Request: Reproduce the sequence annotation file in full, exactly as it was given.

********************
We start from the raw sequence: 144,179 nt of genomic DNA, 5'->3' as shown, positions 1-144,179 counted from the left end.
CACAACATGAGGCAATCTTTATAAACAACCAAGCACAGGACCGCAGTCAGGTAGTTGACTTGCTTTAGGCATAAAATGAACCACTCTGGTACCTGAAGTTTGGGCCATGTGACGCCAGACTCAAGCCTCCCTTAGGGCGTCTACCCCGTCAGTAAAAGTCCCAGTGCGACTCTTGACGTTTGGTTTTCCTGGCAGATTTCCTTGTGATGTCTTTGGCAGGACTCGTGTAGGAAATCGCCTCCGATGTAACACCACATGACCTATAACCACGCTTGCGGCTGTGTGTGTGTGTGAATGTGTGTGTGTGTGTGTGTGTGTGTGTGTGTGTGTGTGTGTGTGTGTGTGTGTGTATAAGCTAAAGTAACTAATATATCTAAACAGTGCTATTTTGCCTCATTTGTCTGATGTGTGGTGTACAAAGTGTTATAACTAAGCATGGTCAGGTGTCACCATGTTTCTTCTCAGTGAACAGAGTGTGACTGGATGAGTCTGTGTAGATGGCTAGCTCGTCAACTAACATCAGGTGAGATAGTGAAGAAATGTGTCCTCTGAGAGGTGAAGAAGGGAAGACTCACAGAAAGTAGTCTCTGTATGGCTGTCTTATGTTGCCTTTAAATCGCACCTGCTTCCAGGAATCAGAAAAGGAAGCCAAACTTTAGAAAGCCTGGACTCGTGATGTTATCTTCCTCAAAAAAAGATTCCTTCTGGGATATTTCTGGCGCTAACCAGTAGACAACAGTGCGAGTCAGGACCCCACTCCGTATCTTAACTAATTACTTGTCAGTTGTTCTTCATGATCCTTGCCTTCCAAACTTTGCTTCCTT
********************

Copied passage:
We start from the raw sequence: 144,179 nt of genomic DNA, 5'->3' as shown, positions 1-144,179 counted from the left end.
CACAACATGAGGCAATCTTTATAAACAACCAAGCACAGGACCGCAGTCAGGTAGTTGACTTGCTTTAGGCATAAAATGAACCACTCTGGTACCTGAAGTTTGGGCCATGTGACGCCAGACTCAAGCCTCCCTTAGGGCGTCTACCCCGTCAGTAAAAGTCCCAGTGCGACTCTTGACGTTTGGTTTTCCTGGCAGATTTCCTTGTGATGTCTTTGGCAGGACTCGTGTAGGAAATCGCCTCCGATGTAACACCACATGACCTATAACCACGCTTGCGGCTGTGTGTGTGTGTGAATGTGTGTGTGTGTGTGTGTGTGTGTGTGTGTGTGTGTGTGTGTGTGTGTGTGTGTATAAGCTAAAGTAACTAATATATCTAAACAGTGCTATTTTGCCTCATTTGTCTGATGTGTGGTGTACAAAGTGTTATAACTAAGCATGGTCAGGTGTCACCATGTTTCTTCTCAGTGAACAGAGTGTGACTGGATGAGTCTGTGTAGATGGCTAGCTCGTCAACTAACATCAGGTGAGATAGTGAAGAAATGTGTCCTCTGAGAGGTGAAGAAGGGAAGACTCACAGAAAGTAGTCTCTGTATGGCTGTCTTATGTTGCCTTTAAATCGCACCTGCTTCCAGGAATCAGAAAAGGAAGCCAAACTTTAGAAAGCCTGGACTCGTGATGTTATCTTCCTCAAAAAAAGATTCCTTCTGGGATATTTCTGGCGCTAACCAGTAGACAACAGTGCGAGTCAGGACCCCACTCCGTATCTTAACTAATTACTTGTCAGTTGTTCTTCATGATCCTTGCCTTCCAAACTTTGCTTCCTT